In every sandbox driving game the player has the compulsive need to test the police. Piss off the cops and have them chase you. At first the cops in Sleeping Dogs seemed much more adapt at their job than in most games. The cops kill you faster and catch you quicker than most games. This seemed a little strange at first until I realized that half their police force is probably filled with hong kong action stars. John Woo must employ half the force.

United Front, the company that made Sleeping Dogs, had only worked on racing games before doing Sleeping Dogs. So you can figure that the driving is solid, but that leaves you in the dark about the other aspects of the game. Sleeping Dogs set a goal of having the the 3 main aspects of the gameplay be solid enough to carry a game on their own, and in turn work together to create a great gaming experience. The 3 aspects being: Driving, shooting, and fighting.

THE DRIVING: The driving is near perfect. Cars aren’t overly realistic in the way they handle. You have good control over what you’re doing and it’s a lot of fun to do. I would actually say that Sleeping Dogs has the 2nd best driving mechanics in any open world game. 2nd only behind Scarface the World is Your’s on the ps2.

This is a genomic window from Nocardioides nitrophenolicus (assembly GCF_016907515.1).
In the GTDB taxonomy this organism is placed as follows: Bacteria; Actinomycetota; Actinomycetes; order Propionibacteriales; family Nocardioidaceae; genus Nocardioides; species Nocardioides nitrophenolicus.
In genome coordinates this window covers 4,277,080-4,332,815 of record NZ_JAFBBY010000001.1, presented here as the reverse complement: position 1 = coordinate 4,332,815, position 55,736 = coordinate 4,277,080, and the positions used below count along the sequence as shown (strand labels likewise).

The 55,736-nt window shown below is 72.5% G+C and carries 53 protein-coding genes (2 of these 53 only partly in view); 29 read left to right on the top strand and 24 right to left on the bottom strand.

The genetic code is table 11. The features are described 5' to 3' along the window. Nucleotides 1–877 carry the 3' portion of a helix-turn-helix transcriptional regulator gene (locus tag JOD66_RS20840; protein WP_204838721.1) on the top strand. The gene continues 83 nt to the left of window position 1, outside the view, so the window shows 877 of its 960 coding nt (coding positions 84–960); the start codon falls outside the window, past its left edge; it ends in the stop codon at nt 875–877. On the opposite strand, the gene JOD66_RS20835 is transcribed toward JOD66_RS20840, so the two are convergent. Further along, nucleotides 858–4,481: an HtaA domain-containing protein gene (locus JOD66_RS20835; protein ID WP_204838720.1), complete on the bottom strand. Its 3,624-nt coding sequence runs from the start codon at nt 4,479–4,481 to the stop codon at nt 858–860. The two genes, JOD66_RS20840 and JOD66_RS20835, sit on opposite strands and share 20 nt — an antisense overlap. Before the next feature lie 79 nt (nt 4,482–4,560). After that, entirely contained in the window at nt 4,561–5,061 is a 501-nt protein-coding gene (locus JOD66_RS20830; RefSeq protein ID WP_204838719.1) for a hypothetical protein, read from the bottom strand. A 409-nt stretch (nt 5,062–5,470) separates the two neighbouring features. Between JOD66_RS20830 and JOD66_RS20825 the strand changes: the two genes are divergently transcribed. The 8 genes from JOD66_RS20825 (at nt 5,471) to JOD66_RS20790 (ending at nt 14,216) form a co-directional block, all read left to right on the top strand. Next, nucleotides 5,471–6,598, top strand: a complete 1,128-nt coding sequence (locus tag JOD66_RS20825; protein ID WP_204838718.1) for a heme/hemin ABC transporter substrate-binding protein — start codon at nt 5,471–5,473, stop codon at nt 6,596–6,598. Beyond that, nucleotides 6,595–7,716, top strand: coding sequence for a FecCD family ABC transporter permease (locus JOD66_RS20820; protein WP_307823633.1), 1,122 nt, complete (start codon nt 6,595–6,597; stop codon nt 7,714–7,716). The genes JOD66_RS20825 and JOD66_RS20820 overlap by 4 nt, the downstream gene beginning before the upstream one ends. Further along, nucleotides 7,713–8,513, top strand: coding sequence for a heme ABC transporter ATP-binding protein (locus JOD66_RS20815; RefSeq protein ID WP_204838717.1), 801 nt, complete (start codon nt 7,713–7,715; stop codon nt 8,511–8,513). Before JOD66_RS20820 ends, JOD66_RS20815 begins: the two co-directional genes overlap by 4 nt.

THE SHOOTING: Guns are very rare in sleeping dogs. You can’t go anywhere to buy guns, the only ways to get guns are to have them given to you during a mission or to kill a cop and take his gun. Once you beat the game you get to keep a gun in your apartment, but they are treated more like a privilege rather than a utility. Due to this fact, the few shootouts scattered throughout the story are made more intense and exciting. There are shootouts in some classic locations such as a cemetery and a hospital Hard Boiled style. There are a lot of guns in the game considering how rare they are. there are a few guns that you only get to use once. Shooting is fun and brings to mind classic Hong Kong actions films particularly the films of John Woo. Playing Sleeping Dogs often left me in the mood for a John Woo film. The shooting is fun especially when you add the excellent use of slow-motion. You can also shoot from cars like in most open world games, but this is one of the only open world games that pulls it off well. Aiming while in a car triggers a slow-motion aiming mode, during which the car autopilots down the road. This is the perfect system for shooting out of a car. 2nd place belongs to the Scarface game.